What is your first memory of writing for fun?

When I was in third grade, I wrote a story called “2 Inches Tall” for school, in which I visited my best friend’s dad at work (he was a Chemist) and knocked a bottle of the table and then became two inches tall. I had so much fun writing it, but I got a B because it wasn’t believable. Then in 8th grade, I wrote an essay on food during the Renaissance period—and I wrote the entire thing in second person. I got an A on that, but my teacher told me not to do that on any state exams, haha. After that, I went all out on short stories, poems, whatever popped into my head.

How many drafts = done?

My first book got 27 drafts, but after that, I refused to count. I think the easiest book only had about 9. I typically go through the book several times myself before sending to beta readers, then several more times after the beta readers send back feedback, then at least one more time before sending to the copy editor, and then two or three more times after that. It’s a process, but worth it.

What is your favorite book or favorite book-of-the-moment?

Just like everyone else, I have about 80 favorite books, but the one book I always go back to is Emily of New Moon by L. M. Montgomery. I read it for the first time when I was about 10, and I connected with it then, and I connect with it now. I love the descriptions and the story, and I love the way Emily thinks and does things. I’m going to cheat though, and also include Influence: The Psychology of Persuasion by Dr. Robert Cialdini, The Black Magician Trilogy by Trudy Canavan, and Howl’s Moving Castle by Diana Wynne Jones.

What is it about your discipline that gets you the most excited?

I love The Zone—being in that state of writing where you don’t hear, see, or feel anything else except the world you’re creating. I recently read that when writers are in The Zone, it gives them the same endorphin release as when runners get a runner’s high. But I also love words, and the way the same words can have a completely different meaning, simply because of the way you’ve arranged them or the perception of the person reading them. Writing creates a strange, ethereal kind of connection with others—it’s like telepathy, time travel, magic.

What’s your favorite word or words? What about it/them appeals to you?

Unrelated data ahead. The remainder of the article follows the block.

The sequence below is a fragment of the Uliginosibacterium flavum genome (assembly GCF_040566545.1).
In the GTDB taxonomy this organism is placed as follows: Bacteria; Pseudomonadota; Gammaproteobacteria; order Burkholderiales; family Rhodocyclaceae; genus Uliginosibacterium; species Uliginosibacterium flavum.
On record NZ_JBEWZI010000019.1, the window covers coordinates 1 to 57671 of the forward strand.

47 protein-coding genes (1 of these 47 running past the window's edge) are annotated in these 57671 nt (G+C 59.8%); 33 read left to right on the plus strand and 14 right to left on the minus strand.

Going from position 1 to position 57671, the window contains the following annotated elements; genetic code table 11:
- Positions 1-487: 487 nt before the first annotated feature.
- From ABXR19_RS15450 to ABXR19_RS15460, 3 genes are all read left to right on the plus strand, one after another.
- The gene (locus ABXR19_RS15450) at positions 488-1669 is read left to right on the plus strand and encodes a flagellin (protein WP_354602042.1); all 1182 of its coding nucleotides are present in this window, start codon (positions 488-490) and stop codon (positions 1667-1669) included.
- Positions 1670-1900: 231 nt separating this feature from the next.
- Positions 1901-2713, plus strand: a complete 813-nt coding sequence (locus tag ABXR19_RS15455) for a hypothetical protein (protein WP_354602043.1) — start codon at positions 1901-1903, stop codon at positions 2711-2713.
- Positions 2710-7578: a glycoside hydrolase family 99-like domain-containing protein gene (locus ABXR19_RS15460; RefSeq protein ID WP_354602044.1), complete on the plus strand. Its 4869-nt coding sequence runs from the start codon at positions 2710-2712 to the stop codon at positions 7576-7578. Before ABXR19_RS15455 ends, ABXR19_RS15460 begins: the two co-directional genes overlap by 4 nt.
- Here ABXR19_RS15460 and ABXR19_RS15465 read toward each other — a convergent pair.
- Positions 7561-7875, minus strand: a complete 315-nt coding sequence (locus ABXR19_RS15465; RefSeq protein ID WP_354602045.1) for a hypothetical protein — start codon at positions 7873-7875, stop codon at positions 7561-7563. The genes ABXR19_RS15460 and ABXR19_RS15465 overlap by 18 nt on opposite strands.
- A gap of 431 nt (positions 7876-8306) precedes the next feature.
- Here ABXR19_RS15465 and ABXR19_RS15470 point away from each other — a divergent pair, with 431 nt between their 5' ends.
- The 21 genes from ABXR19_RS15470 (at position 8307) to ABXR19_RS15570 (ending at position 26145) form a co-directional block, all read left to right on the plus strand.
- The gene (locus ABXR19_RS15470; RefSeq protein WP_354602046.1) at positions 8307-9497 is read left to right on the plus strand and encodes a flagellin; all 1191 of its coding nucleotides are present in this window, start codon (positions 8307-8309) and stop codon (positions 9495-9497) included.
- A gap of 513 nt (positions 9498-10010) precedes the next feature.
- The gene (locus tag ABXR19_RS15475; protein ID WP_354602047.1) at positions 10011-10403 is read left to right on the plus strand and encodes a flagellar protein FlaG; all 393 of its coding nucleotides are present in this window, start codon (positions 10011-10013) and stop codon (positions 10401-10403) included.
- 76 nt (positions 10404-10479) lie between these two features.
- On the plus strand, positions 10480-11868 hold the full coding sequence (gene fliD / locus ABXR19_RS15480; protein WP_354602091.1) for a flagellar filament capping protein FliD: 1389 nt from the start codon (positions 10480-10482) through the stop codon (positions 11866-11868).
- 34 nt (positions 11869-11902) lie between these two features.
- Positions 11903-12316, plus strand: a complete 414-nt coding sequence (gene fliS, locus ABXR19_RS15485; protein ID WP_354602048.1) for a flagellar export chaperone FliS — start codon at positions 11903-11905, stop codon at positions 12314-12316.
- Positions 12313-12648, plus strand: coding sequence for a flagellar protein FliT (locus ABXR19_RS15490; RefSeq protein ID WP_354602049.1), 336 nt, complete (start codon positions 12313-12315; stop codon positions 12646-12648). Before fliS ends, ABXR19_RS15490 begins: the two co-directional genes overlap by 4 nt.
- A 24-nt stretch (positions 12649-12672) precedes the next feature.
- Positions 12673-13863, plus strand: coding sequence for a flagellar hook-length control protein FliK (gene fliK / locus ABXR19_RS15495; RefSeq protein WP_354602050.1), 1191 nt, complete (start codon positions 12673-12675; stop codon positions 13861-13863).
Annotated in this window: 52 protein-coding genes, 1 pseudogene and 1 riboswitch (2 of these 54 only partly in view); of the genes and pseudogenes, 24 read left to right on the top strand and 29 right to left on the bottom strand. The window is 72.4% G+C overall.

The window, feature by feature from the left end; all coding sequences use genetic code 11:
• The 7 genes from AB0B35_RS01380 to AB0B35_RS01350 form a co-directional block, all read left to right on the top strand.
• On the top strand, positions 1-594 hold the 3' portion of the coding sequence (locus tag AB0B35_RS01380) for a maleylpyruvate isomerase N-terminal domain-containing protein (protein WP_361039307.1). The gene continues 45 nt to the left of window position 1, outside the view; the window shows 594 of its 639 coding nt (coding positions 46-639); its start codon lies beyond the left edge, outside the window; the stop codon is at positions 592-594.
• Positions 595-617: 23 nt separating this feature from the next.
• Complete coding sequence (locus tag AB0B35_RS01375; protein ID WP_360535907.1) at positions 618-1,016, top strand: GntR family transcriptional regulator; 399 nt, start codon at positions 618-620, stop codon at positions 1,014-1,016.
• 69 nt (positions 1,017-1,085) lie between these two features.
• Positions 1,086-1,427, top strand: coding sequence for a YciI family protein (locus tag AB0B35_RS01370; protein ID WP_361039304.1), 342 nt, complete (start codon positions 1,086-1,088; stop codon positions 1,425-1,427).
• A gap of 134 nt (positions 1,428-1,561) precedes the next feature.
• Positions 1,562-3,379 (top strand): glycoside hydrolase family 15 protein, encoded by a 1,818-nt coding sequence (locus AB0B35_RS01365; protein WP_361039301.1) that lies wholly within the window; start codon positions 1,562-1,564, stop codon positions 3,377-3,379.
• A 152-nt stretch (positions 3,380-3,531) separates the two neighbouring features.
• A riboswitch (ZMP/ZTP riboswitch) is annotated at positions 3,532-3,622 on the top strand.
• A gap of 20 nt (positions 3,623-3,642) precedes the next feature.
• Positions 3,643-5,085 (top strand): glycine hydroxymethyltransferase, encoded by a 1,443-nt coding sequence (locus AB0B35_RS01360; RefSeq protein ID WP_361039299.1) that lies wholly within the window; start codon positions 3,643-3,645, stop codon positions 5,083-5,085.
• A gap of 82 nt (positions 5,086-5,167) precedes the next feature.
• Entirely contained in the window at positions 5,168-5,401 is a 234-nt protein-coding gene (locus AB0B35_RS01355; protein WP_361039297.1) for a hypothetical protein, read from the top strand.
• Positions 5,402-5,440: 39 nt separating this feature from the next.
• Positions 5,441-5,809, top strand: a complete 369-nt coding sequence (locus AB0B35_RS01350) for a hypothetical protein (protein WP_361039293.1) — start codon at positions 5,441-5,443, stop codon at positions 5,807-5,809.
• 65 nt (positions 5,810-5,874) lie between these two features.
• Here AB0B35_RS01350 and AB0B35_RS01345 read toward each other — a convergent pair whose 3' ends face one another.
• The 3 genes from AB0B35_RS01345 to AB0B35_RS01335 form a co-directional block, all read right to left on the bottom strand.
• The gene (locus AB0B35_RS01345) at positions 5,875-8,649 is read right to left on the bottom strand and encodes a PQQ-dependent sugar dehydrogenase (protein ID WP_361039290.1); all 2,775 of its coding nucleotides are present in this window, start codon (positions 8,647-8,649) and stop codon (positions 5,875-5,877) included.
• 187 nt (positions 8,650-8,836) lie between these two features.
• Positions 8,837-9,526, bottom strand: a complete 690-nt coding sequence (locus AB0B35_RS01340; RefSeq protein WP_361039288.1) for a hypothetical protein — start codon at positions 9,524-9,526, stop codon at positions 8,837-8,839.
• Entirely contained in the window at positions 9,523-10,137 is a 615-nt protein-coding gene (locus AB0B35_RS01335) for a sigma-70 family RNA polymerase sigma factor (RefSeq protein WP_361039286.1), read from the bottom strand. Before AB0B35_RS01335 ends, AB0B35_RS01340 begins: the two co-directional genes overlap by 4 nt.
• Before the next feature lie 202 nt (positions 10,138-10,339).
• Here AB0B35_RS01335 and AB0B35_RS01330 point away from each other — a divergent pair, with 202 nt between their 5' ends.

Petrichor is my favorite word. It means the smell of the earth after the rain (or something to that effect—basically it describes the smell of wet dirt). I love description and I love sensory detail, so words like petrichor help pinpoint some of those sensations that I feel and see and notice without having to write paragraphs of description. I’m always looking for new words too—a couple of my new favorites are rubatosis (the uneasy awareness of your own heart beating) and sonder (the realization that the strangers around you have a life as vivid and complex as your own).

Bonus question: if you were a month, which month would you be and why?

It kind of depends on where I live, but in Maryland, I would pick October or May. I love watching the seasons change, and in May it’s easy to watch winter turn to spring turn to summer—the browns and greys shifting to pale greens and yellows, and then into dark greens and deep blues. It’s really stunning. And the same thing happens in October—the greens darken until they’ve shifted to browns and yellows and orange, and then it’s just the barren branches of trees contrasted against a grey sky. I go for a walk every day during these months, and it seems like something looks just a little different every time I go outside.


Come out and see Ariele read on Tuesday, March 12th – here’s the facebook event!


Ariele Sieling was born and raised among the trees and her dad’s honeybees. She began writing at an early age, and now has two scifi series, Land of Szornyek and The Sagittan Chronicles, and a children’s book series called Rutherford the Unicorn Sheep. She has been featured in numerous anthologies (most recently Beamed Up by Amphibian Press), Bewildering Stories Magazine, and Bee Culture Magazine. She lives in Baltimore with her husband, a dog, three cats, and a fish. You can learn more at http://www.arielesieling.com or follow her on Instagram @arielesieling.

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